We recently sat down with Mike Fuhrman – who joined Omega Systems as its CEO earlier in 2023 – who shared his perspective on the changing needs of Omega’s customers as well as his advice for business leaders evaluating the role of generative AI, cybersecurity, and hybrid technology implementations in 2024 and beyond.
Q: You’ve worked for a number of technology companies throughout your career. What specifically drew you to the managed service provider (MSP) industry?
MF: As an MSP, we get to see the tangible outcomes of our work every single day. Sometimes it’s the little things, like troubleshooting an unknown error. And other times – when we’re remediating a sophisticated cyber threat or preventing one before it ever causes harm – being able to help customers stay protected and achieve their business outcomes…it’s satisfying to be able to deliver on a promise that not every person or company can.
Customers come to us looking for IT expertise and a level of service or support that they either can’t attain themselves or that they haven’t been able to realize with another provider. We take that responsibility seriously and strive to do more than solve their technology problems, but help them achieve their business objectives – and that’s a really satisfying job.
Q: Let’s talk about some anticipated business and technology trends for 2024. We’d be remiss if we didn’t talk about artificial intelligence. What’s your take on AI and how do you see mid-market companies, as an example, being able to leverage AI and machine learning capabilities to enable their businesses?
MF: There’s no question that AI is the biggest technology discussion topic heading into 2024. And if all you do is read industry news or headlines, you probably feel like you’re missing out on something. But for small and medium-sized businesses that are worried they’re already behind, I don’t think they need to be. The reality is only the largest enterprises out there have the dollars and the resources to start testing and manipulating AI capabilities. For everyone else, they should focus on learning and understanding – both what it is capable of and, perhaps more importantly, what it isn’t. There’s clearly a lot of potential for how AI tools can help businesses accelerate, innovate and become more efficient. Here at Omega, we’re spending our time identifying and studying the tools that we believe can help us achieve better outcomes – such as ways to build automation into our 24×7 IT support desk that ultimately bring more efficiency and a better experience to our employees and our customers.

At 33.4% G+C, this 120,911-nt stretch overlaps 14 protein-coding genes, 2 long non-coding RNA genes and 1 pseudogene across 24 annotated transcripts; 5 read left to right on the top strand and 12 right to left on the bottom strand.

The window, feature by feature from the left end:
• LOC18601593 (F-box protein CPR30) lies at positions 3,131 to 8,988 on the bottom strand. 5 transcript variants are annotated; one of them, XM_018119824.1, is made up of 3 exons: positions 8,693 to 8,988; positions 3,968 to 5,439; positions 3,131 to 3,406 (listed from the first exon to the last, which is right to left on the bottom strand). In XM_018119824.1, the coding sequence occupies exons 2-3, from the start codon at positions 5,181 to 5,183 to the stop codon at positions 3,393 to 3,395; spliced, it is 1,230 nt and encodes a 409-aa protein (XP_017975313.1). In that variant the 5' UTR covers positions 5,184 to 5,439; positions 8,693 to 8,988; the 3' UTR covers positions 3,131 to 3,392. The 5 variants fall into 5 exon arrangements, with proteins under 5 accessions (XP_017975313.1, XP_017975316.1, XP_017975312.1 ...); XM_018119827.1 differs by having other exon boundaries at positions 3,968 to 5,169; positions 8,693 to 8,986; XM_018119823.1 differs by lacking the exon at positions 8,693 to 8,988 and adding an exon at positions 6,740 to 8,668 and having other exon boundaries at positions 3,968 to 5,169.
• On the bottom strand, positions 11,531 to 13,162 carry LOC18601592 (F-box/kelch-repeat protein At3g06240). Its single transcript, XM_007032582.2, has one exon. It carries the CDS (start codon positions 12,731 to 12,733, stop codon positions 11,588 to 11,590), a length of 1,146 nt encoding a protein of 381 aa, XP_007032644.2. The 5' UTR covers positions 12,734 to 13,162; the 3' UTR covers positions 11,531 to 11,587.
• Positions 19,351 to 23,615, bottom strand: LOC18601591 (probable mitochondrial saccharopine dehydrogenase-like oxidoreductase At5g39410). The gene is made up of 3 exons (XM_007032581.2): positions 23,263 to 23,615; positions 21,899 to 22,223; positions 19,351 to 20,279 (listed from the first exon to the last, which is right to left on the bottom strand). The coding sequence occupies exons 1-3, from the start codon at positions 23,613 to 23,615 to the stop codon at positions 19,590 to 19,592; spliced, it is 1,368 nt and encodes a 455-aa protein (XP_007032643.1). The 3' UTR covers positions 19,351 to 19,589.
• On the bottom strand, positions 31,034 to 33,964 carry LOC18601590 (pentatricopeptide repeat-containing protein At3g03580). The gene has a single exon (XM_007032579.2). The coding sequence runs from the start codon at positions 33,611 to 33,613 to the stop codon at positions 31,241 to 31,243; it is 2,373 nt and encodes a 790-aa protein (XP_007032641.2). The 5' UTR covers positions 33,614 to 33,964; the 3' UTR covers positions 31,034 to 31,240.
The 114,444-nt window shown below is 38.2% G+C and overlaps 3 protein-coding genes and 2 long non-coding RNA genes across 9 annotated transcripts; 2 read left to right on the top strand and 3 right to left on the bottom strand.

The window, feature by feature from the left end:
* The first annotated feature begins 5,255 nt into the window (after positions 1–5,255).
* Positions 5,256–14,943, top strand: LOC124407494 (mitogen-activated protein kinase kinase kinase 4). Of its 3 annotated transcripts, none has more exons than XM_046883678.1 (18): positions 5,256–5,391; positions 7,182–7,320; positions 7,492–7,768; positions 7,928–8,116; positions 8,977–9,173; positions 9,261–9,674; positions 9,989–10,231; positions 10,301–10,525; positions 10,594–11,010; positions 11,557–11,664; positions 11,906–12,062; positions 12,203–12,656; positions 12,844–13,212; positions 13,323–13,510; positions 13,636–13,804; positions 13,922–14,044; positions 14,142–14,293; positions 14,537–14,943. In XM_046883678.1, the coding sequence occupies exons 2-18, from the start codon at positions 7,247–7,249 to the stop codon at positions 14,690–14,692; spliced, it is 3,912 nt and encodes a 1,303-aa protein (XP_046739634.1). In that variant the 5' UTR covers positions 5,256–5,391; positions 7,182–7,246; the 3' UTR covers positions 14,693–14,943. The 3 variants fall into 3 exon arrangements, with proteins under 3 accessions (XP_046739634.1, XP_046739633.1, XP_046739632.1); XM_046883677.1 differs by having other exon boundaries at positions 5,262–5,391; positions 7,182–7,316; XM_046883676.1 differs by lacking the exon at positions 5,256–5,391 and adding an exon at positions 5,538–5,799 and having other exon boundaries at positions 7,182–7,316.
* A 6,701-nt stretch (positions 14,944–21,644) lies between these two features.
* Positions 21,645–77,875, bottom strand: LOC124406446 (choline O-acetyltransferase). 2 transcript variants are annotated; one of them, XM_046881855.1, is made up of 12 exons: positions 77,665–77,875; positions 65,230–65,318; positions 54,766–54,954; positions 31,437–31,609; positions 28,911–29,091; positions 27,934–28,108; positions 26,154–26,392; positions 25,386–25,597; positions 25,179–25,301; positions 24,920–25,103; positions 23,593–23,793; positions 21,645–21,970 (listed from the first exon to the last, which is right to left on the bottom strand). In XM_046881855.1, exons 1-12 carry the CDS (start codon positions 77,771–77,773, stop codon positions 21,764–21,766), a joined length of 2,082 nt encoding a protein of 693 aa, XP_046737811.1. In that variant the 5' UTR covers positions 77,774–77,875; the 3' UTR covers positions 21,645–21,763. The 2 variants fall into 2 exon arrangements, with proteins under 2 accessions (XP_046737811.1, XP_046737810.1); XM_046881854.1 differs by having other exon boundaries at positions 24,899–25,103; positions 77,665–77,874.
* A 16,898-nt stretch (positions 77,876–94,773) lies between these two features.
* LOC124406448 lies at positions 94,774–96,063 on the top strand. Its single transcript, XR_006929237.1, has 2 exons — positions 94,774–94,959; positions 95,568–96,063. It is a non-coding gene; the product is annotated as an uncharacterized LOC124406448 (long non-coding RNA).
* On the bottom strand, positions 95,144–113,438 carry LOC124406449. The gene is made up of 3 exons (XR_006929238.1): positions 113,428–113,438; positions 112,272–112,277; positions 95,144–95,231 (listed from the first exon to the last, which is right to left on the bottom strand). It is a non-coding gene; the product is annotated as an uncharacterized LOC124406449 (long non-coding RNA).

Q: Let’s talk about security. Staying on top of changing cyber threats has become more than just an IT problem; it’s really a problem for the entire organization, and it starts from the top down. How would you advise executives to look at cybersecurity and what role do you think they play in shaping an effective risk management program?
MF: Well unfortunately, there’s still a lot of complacency and frankly, ignorance, in certain board rooms and corner offices when it comes to cybersecurity threats. Too many executives still want to believe it won’t happen to them, that security protections are a nuisance, that they’re a drain on the budget, etc. But we’ve seen too many times the damage that can be done.
Executives clearly need to put cybersecurity at the forefront of their leadership discussions and prioritize not only the technical defense mechanisms that are required for their protection, but how to address attacks when they inevitably do occur. That means a thorough response plan that includes internal communications, customer communications, a PR strategy. Otherwise you risk making a bad situation worse, and those are the types of scenarios that businesses can’t come back from.